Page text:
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Old 03-28-2013, 02:33 PM   #81
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I tried that one time but my coffee maker caught fire.
I got it, Ron.
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Old 03-28-2013, 04:14 PM   #82
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On my previous boat I used a single cup drip device that sits on the cup. Put a filter and coffee in it, pour hot water in and coffee comes out and fills the cup.

My wife doesn't drink coffee but she bought me a nice single cup electric coffee maker so I put it on my boat and that's what I use. With the inverter.
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Old 03-28-2013, 04:55 PM   #83
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My wife doesn't drink coffee but she bought me a nice single cup electric coffee maker so I put it on my boat and that's what I use. With the inverter.
Ditto
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Old 03-28-2013, 05:33 PM   #84
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We may have to split this off to start yet another coffee thread.

I usually make a 10 cup carafe morning and evening. Lou will usually drink one cup from each. What? Me nervous? No o o o o o.
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Old 03-28-2013, 05:38 PM   #85
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I thought there was a coffee thread already? It was called "how do you make coffee on board?" or something like that.
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Old 03-28-2013, 10:23 PM   #86
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I thought there was a coffee thread already? It was called "how do you make coffee on board?" or something like that.
"How do you make coffee?" started 9/26/12 by TomB. If it`s just about making coffee, and not about inverters, it has a home already.
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Old 03-28-2013, 11:09 PM   #87
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When I bought the boat, it was just 12V and propane. No inverter, no genny. I left it that way for a while, but found the need for silent coffee and minor microwave operation without shore power. I added a small inverter, a beefier house bank and a Honda eu2000i to provide greater capabilities and flexibility away from shore power.

My 1000W inverter provides 110V power to one counter top outlet only which powers a college dorm size fridge, a small 700W microwave and a Mr. Coffee style coffee maker. (one at a time, of course) The rest of my boat is 12V (lights, head, TV) and propane (stove/oven, portable heater, grill). I have a couple of 110V appliances like a George Foreman grill and small ceramic heaters which normally only see use on shore power, but nothing says they can't be used underway on the inverter if needed.

I also have a small 300-400W inverter which provides silent power to my laptops as needed. It came with the boat and has worked flawlessly.

Is an inverter necessary? I would say 'hell no.' Is it nice having an inverter? I would say 'hell yes!'
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Old 03-28-2013, 11:31 PM   #88
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Is a boat a necessity? Not unless you use it commercially. If you want one they are nice to have. Is an inverter a necessity? No, but if you want one they are nice to have.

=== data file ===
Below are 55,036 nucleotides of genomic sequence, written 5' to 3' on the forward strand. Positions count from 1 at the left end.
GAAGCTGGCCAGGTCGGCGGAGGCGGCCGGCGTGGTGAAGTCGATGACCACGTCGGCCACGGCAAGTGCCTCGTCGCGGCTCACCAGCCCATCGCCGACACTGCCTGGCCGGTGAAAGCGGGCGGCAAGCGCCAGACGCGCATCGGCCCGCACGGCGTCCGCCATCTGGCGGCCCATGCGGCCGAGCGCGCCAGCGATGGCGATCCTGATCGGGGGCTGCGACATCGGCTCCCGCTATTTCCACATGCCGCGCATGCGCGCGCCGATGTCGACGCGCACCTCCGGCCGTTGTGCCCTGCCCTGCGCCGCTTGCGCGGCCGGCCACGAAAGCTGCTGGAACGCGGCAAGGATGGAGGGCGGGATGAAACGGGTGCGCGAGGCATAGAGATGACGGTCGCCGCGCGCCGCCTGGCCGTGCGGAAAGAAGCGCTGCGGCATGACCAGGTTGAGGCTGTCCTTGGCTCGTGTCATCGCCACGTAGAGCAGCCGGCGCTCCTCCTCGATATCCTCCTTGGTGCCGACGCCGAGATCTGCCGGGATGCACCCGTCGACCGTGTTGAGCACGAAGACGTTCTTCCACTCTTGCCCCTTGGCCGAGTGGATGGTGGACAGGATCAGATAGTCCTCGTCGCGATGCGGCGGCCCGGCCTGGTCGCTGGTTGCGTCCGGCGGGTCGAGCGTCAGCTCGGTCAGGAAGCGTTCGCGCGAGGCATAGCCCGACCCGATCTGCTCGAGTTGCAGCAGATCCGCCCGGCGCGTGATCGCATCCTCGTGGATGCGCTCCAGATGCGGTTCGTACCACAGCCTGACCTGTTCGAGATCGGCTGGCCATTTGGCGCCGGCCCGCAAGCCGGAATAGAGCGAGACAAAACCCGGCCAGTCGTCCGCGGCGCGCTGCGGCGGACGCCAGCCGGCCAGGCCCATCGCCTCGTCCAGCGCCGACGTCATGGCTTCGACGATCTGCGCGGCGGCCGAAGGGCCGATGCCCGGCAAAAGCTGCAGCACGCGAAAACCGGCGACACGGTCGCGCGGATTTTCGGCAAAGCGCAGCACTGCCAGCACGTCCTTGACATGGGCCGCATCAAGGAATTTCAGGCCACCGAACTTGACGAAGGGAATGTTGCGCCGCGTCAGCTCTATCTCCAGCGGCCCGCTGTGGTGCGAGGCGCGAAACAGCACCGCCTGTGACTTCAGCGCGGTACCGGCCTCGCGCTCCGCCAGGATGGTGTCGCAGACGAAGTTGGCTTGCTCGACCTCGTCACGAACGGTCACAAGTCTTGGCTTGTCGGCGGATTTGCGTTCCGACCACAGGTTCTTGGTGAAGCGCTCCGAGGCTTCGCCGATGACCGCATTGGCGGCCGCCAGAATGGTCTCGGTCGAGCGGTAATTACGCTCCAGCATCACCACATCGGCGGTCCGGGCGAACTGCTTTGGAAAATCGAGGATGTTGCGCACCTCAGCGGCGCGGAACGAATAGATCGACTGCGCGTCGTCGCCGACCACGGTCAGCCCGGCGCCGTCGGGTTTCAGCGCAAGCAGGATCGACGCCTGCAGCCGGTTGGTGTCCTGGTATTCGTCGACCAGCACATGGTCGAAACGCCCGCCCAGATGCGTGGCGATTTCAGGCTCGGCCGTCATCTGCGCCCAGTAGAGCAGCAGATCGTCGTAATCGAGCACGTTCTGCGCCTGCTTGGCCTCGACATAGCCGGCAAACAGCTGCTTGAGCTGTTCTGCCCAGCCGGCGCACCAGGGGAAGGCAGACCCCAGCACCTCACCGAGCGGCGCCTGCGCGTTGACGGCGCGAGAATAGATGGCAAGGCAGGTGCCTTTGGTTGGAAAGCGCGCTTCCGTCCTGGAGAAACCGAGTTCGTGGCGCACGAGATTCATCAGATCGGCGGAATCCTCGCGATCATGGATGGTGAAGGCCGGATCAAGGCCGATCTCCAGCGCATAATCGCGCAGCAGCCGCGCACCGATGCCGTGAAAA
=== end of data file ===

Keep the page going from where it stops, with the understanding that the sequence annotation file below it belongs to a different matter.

Inverters are quiet, and save hours of generator time if you have any AC needs on board. I have had a love/hate relationship with mine, but it is getting better. I certainly would rather have one than run the generator almost constantly.
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Old 03-29-2013, 08:49 AM   #89
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Some of our nicer conveniences (full size fridge, ice maker, stereo, computers) run on AC, and the ability to use those seamlessly as we leave the dock and are underway is priceless. We will always have an inverter, genset and AC power.
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Old 03-29-2013, 09:08 AM   #90
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Some of our nicer conveniences (full size fridge, ice maker, stereo, computers) run on AC, and the ability to use those seamlessly as we leave the dock and are underway is priceless. We will always have an inverter, genset and AC power.
Agree! We liveaboard and want all the creature comforts. We run an AC refrigerator and all outlets with a 2500 w inverter.

Just the other day we were on the hook and when I switched from generator to inverter I forgot to turn off the battery charger ad water heater. It tripped the breaker in the inverter. I have to be more careful next time.
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Old 03-29-2013, 10:05 AM   #91
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Just the other day we were on the hook and when I switched from generator to inverter I forgot to turn off the battery charger and water heater.
For Flywright & Moonstruck:
It would appear that I am not the only one wired like that. (I'm looking in to changing it, though.)
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Old 03-29-2013, 10:11 AM   #92
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My refrigerator is AC only so an inverter is a must. I bought a xantrex 1800 many boat years ago and built my house bank with 6V golf cart batteries. I hated hauling 8D's in and out of the engine room, out the door, on the deck and finally over the rail and down to the finger that floats beside my boat. Besides I get more usable amps from 2 6v than 1 8D. Also, the 8D's dont last long at all and the 6V's I have are now 10 years old. I would have had 3 8D's in 10 years.

Most generators have a modified sine wave, my inverter doesn't. It's a true sine wave and there is no damage to electric motors or electronic appliances like a modified wave can harm and it's quiet.

I anchor out and moor and in the moorings we can always hear the generators running and smell the exhaust. I really like the inverter for all the advantages I said.